Freedom/Privacy

Assange—Just the facts, Ma’am, just the facts

The great Wikileaks dump has been interesting in any number of ways. I’ve learned a lot. It’s true that a number of commentators have said that this is all stuff we knew before, but I’m not sure that’s the case. There’s a whole raft of detail that now confirms what many of our intuitions were, and that’s a step forward. One thing that’s of paramount interest, I think, is that thus far no one has disputed any of the facts contained in the data dump.

This is good—facts are good things. For example, we now know that it’s a fact that the British government’s slavishness to the US embarrassed even the US government, and that Prince Andrew can be an oaf, but a highly amusing one, particularly about geography, and that the Vatican was upset that the Irish government didn’t intervene to stop the investigations into priest child abuse in the Irish Catholic Church, and that the US government actively tried to undermine the Kyoto agreement at the Copenhagen Climate talks. These are all things that if we didn’t know them to be facts, we could at least have intuited them as being likely—but it’s always nice to have your intuitions confirmed. Then there are some facts we didn’t know, like the fact that the US government pressured the Vatican to take the soft US line at Copenhagen, among others. I’m a financial analyst, and I like facts. That’s what makes transparency important.

At present there are some facts that one can confidentially assert regarding Julian Assange. He’s Australian-born. He runs a website called Wikilieaks. Swedish police would like to question him in relation to two alleged sexual…well, “assaults” seems too strong a term, given everything, so let’s just leave it at encounters for the moment. Actually, whether what transpired was an “assault” is the nub of the Swedish court case that may be brought against Assange—that there were sexual encounters is a fact, but what kind they were seems to remain speculation.

A Swedish prosecutor initially refused to bring a case based on these events to trial, but then another prosecutor picked the case up. Assange turned himself in for said questioning to the British Metropolitan Police. He was then held in solitary confinement for nearly a week—and he sits there still. At present, Assange has not been charged anywhere with a single crime. Let’s repeat that—Assange has not been charged with a single crime, anywhere. That is a fact, one that colors some of the other ones. There is a warrant issued by the Swedish Police for questioning, but even the Swedish prosecutor has yet to decide whether to bring a prosecution against Assange for the charges being investigated. That, too, is a fact. This afternoon, Assange was finally granted bail, but the UK and Swedish governments inexplicably are appealing this decision, so Assange sits in jail still, and may well be there for another 48 hours. Or more, if the governments win their appeals.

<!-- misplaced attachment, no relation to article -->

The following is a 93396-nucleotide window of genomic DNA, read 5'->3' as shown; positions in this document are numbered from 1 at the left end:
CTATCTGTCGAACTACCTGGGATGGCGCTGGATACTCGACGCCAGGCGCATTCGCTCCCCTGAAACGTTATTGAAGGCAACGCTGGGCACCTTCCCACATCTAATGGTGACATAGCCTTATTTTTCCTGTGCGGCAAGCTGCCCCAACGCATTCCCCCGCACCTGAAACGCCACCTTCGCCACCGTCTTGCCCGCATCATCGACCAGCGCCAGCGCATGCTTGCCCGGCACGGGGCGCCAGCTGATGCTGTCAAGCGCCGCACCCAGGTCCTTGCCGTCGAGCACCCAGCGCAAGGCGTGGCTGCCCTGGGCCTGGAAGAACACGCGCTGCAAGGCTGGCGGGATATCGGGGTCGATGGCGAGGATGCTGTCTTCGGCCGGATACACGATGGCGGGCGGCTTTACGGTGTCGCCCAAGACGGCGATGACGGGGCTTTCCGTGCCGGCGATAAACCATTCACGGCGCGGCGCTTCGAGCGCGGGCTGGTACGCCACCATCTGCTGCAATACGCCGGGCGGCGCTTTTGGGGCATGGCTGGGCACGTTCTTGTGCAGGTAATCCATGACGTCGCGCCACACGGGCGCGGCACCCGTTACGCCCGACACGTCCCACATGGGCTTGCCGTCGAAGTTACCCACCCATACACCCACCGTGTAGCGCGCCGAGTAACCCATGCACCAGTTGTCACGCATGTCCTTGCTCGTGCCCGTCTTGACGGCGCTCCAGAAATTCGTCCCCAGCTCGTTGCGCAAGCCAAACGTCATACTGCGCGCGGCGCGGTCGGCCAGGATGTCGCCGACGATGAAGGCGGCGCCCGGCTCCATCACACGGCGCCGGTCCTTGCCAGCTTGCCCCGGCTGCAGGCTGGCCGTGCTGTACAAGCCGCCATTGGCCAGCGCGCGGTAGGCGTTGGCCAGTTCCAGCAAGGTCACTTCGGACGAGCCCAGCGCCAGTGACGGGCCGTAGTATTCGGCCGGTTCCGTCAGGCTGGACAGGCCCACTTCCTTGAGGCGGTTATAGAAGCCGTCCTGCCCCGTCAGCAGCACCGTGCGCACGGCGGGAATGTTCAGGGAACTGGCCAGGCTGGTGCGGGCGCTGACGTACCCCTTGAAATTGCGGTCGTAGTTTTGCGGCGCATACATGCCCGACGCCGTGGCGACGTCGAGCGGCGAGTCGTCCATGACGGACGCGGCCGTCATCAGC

There are lots of other facts as well, but those seem to be the pertinent ones. There are also lots of speculations. Sorting these out is a large process, because at present there are lots of facts we just don’t have, and we have lots of competing speculations. For example, is the US government putting pressure on credit card companies and Wikileaks’s service providers to shut Wikileaks down? Well, maybe, but it’s not a fact in hand, so we have to leave it in the speculation camp. Because we just don’t know. That news story the other day—the one about the US government getting ready to pass legislation to prosecute Assange retroactively—this might also be a fact, but again we don’t know, so at the moment it’s speculation—highly likely speculation, probably, but not yet a fact. I’m sure there are lots of people in the government, both elected and non-elected, who would like to see that happen.

So here we run into the nut of the problem. Wikilieaks is not popular, apparently, in a wide variety of US government circles. That’s speculation, of course, but various elected representatives have made very unhappy comments regarding the most recent disclosures, including many that would not surprise you one bit (Senator Joseph Lieberman, for example, who wants Assange prosecuted for treason). Some supporters that would surprise you—Representative Ron Paul, for example—and some that would not (Daniel Ellsberg) have come forward to speak in Assange’s defense, but they seem to be a minority within the US. Ditto other American political figures not in government (cue lots of people being considering a run for the 2012 Republican presidential nomination, as well as Bill Clinton), and a whole lot of the hysterical right. In a country as large and as politically polarized as the US is at present, the wide variety of responses is to be expected. Even though none of the parties involved will at any point dispute the fact that there is nothing particularly untrue in what has been released. Uzbekistan is a corrupt dictatorship that the US supports anyway because it provides an important supply line to Afghanistan? Really? Is there anyone who pays attention to that part of the world that doesn’t already know this?